Desktop News | February 2023
Merritt Stovall, a criminology major and psychology minor, clinched a competitive internship position at the assessment office located inside the Adult Detention Center of Pima County Superior Court in Tucson, Arizona, where only 6 of the 160 applicants were chosen. Stovall’s story is an example of how the College of Arts and Sciences ICUE Connector helps students have a robust educational experience and figure out what they want to do after graduation by providing tangible skills and experiences that can showcase the benefits of a liberal arts education.
At the internship, Stovall did the biometrics of jail inmates, carried out criminal background checks on them, and managed pretrial administrative work. “I’m not just behind the scenes doing paperwork,” Stovall said while describing her role. “I’m conducting interviews, calls, and releases on my own. I’ve even gotten to mentor and teach new employees! It’s nice to be so hands-on and basically doing things myself.”
According to Stovall, the internship has reignited her interest in building a profession within federal law enforcement. “Knowing what I want to do is honestly so amazing,” she expressed. It has also offered her insight into some flaws within the American criminal justice system and caused her to reckon with how much she still needs to learn about her chosen career path.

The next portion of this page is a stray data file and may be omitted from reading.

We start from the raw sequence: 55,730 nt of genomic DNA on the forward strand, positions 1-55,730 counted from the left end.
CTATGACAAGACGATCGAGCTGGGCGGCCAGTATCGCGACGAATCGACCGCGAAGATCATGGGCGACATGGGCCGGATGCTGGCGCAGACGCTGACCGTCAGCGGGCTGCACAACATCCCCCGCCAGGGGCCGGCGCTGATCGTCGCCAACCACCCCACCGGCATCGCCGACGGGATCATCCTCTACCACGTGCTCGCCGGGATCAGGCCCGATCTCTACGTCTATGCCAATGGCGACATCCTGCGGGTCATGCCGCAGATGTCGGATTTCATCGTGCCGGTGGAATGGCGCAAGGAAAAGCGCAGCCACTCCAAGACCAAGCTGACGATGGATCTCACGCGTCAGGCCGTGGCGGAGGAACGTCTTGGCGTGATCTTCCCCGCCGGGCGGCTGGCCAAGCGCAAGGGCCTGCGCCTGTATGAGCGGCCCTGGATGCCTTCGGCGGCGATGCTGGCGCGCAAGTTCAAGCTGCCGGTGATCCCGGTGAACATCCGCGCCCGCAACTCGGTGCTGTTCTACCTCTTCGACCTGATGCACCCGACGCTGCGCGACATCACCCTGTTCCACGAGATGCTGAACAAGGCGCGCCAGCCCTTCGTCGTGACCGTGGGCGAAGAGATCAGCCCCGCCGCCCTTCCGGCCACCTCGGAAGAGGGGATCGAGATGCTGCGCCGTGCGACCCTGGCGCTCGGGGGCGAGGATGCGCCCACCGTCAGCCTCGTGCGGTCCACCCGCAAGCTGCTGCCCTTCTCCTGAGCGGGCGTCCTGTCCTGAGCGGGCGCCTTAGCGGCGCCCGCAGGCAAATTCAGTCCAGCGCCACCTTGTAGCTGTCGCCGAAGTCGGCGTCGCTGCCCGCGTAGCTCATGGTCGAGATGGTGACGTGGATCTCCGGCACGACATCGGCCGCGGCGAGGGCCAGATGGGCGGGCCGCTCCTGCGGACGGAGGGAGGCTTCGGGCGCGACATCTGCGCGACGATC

As Stovall pointed out, her internship is not without its challenges but the challenges she has faced have propelled her to actively apply her educational training and develop emotional intelligence competencies. “It’s interesting how psychology helps with my job. I do a mental health and substance abuse screening for inmates, and the psychology part really comes in when I am asking the inmates questions and [observing] their demeanors. I have learned to be very stern while making sure to let them know that I am there to help them,” Stovall said.
Since the internship, Stovall has come to feel more self-empowered and grateful for her education at UA. “This internship has given me a new perspective on life. It has led to me being on my phone (social media) less which is one way to improve your studies,” she remarked. “Also, the internship has helped me appreciate the fact that I’m able to attend university.”
Drawing from her life-changing experiences at her internship, Stovall encourages other students to pursue out-of-school, not-for-credit extracurriculars. “It’s one thing learning stuff in the classroom but it’s another thing to be experiencing what you are learning,” she asserted.